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Southbank and Westminster


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Our goal for the day was exploring London’s Southbank and Westminster. We walked via Millennium bridge not far from St Paul’s Cathedral to the Southbank area passing the buildings of the National theatre and film, lots of little cafes, a cool skate park and an area filled with trestles of second hand books. This passed into a fair type area with kids rides and food like fairy floss, candy and fast food near the Jubilee Gardens.


The Jubilee Garden is right near the London Eye and was where we had a picnic lunch from our favourite Marks and Spencer, while a young lady busked. We thought about going on the London Eye however, there were a lot of people from different nationalities in each pod and in light of the current times we chose to enjoy the view from the ground level.


We passed lots of other attractions near the Eye including the London Dungeon, Shrek’s Adventure and Sealife before making our way across Westminster Bridge. On the bridge there were various artists busking and many people undertaking the usual three cup scam. The bridge also gave us a vantage of Westminster Parliament and Big Ben. Big Ben unfortunately is under scaffolding until 2021, with only the clock face presenting, so wasn’t very exciting. We walked along the road, lots of police around on duty and into the park to get a better view of the imposing Westminster Parliament building.


From the park we took a detour through some quaint streets and ended up in the Dean’s yard on our way to Westminster Abbey. In the Dean’s yard, a square formation that borders Westminster Abbey, there are schools, a central green and offices of the Church of England.


From the Dean’s yard you head a short walk to Westminster Abbey. The abbey is well worth the visit, even there are no photos allowed inside. This is the royal church that has a history spanning royal coronations (the chair used on display), weddings and celebrations of life. The church has over 3000 funerary tombs and memorials within the abbey and its cloister with people from the areas of national service, science (Charles Darwin, Stephen Hawking, Isaac Newton), poetry and writing (CS Lewis, Bronte sisters, Lewis Carroll, Livingstone) dignatories and of course royal kings, queens and family members interned. The abbey was originally a monastery in the 10th century and subsequently enlarged by successive kings. The shrine of St Edward the Confessor is the oldest tomb in the abbey. The Lady’s Chapel was an addition to the Abbey by King Henry VII and has a main chapel with naves. The main chapel is the resting place of King Henry III and his wife, Elizabeth, a choir area, beautiful stain glass windows, and some smaller chapels, it is also linked to the Order of the Bath. The left nave is the resting place of Elizabeth I buried with her sister, Mary and at the end of this nave tombs of The Innocents, young children including the bones allegedly of the young Tudor Princes who disappeared from the White Tower. The right nave is the resting place of Mary Queen of Scots, her mother-in-law, Margaret, Countess of Lennox and Lady Margaret Beaufort, mother of Henry VII. Outside the cloister is a lovely quiet place of reflection with a nice water feature in the middle of the lawn and offers a different view of the top of Westminster Parliament.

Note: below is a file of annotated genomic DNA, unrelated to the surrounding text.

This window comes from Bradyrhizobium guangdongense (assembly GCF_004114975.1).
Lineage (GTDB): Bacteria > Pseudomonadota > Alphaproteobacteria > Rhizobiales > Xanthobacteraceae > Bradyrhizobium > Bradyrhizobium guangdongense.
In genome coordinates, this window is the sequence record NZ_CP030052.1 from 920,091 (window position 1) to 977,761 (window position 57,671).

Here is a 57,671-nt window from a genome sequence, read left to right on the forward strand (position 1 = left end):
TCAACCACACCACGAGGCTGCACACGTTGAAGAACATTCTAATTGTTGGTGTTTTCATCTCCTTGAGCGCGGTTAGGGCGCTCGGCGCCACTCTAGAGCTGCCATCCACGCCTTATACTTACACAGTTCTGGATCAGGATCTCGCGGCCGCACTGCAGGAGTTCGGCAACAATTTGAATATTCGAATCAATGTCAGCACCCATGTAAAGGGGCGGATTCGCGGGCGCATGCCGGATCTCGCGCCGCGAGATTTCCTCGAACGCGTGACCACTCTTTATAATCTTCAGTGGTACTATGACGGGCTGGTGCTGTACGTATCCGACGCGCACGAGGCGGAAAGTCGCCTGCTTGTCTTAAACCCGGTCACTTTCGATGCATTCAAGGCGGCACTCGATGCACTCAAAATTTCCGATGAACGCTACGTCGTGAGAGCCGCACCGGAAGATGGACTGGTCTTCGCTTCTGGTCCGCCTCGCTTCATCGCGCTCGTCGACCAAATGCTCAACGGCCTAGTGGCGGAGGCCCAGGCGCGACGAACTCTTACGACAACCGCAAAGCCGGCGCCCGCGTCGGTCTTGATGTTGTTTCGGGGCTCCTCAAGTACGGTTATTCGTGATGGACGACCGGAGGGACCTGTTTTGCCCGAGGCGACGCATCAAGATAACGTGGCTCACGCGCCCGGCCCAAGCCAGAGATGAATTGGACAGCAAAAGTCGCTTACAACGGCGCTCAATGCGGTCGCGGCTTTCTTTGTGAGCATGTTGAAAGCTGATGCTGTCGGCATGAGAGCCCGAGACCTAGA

On leaving the abbey we walked past the Parliament Square that has monuments to British, Commonwealth and foreign political figures and has seen its fair share of demonstrations and protests. At the end of the day we retraced our steps and noticed that there was considerably less people out than the previous day. We put this down to Friyay, drinks in the pub or the message starting to filter through about working from home.


Posted by bonne vie 15:27 Archived in United Kingdom

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